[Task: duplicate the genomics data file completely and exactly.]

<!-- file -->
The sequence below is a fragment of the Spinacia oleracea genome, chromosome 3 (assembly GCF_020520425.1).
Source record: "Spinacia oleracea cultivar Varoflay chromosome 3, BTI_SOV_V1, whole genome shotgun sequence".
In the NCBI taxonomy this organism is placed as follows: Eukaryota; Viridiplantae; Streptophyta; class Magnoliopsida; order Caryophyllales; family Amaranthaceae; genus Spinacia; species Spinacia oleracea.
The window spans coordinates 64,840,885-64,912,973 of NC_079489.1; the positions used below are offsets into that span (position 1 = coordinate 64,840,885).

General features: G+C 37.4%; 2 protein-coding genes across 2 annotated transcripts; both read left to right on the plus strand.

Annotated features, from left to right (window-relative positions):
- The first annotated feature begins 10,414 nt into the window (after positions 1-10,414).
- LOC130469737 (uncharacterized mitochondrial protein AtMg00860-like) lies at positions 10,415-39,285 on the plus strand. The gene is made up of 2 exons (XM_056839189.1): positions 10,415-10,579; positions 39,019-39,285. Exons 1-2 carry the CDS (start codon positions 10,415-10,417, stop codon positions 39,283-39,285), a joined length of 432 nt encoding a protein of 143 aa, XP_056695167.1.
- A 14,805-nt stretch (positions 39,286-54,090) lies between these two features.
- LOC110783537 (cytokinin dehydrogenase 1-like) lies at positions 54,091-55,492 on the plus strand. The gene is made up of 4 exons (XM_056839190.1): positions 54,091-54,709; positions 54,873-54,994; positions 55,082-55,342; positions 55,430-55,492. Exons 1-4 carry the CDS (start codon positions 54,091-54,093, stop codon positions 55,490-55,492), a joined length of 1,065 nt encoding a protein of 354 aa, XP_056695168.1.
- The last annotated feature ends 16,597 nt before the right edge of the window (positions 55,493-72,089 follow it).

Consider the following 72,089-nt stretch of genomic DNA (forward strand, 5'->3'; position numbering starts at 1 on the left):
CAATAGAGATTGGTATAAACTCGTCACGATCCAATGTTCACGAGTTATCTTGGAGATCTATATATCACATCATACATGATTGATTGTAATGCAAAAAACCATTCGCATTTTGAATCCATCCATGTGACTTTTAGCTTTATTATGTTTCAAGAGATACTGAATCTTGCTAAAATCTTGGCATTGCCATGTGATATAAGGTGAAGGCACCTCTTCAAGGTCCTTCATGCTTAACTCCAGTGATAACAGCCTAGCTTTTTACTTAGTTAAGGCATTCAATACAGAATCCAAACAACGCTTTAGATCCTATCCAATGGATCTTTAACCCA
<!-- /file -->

The sequence below is a fragment of the Spinacia oleracea genome, chromosome 3 (assembly GCF_020520425.1).
Source record: "Spinacia oleracea cultivar Varoflay chromosome 3, BTI_SOV_V1, whole genome shotgun sequence".
In the NCBI taxonomy this organism is placed as follows: Eukaryota; Viridiplantae; Streptophyta; class Magnoliopsida; order Caryophyllales; family Amaranthaceae; genus Spinacia; species Spinacia oleracea.
The window spans coordinates 64,840,885-64,912,973 of NC_079489.1; the positions used below are offsets into that span (position 1 = coordinate 64,840,885).

General features: G+C 37.4%; 2 protein-coding genes across 2 annotated transcripts; both read left to right on the plus strand.

Annotated features, from left to right (window-relative positions):
- The first annotated feature begins 10,414 nt into the window (after positions 1-10,414).
- LOC130469737 (uncharacterized mitochondrial protein AtMg00860-like) lies at positions 10,415-39,285 on the plus strand. The gene is made up of 2 exons (XM_056839189.1): positions 10,415-10,579; positions 39,019-39,285. Exons 1-2 carry the CDS (start codon positions 10,415-10,417, stop codon positions 39,283-39,285), a joined length of 432 nt encoding a protein of 143 aa, XP_056695167.1.
- A 14,805-nt stretch (positions 39,286-54,090) lies between these two features.
- LOC110783537 (cytokinin dehydrogenase 1-like) lies at positions 54,091-55,492 on the plus strand. The gene is made up of 4 exons (XM_056839190.1): positions 54,091-54,709; positions 54,873-54,994; positions 55,082-55,342; positions 55,430-55,492. Exons 1-4 carry the CDS (start codon positions 54,091-54,093, stop codon positions 55,490-55,492), a joined length of 1,065 nt encoding a protein of 354 aa, XP_056695168.1.
- The last annotated feature ends 16,597 nt before the right edge of the window (positions 55,493-72,089 follow it).

Consider the following 72,089-nt stretch of genomic DNA (forward strand, 5'->3'; position numbering starts at 1 on the left):
CAATAGAGATTGGTATAAACTCGTCACGATCCAATGTTCACGAGTTATCTTGGAGATCTATATATCACATCATACATGATTGATTGTAATGCAAAAAACCATTCGCATTTTGAATCCATCCATGTGACTTTTAGCTTTATTATGTTTCAAGAGATACTGAATCTTGCTAAAATCTTGGCATTGCCATGTGATATAAGGTGAAGGCACCTCTTCAAGGTCCTTCATGCTTAACTCCAGTGATAACAGCCTAGCTTTTTACTTAGTTAAGGCATTCAATACAGAATCCAAACAACGCTTTAGATCCTATCCAATGGATCTTTAACCCA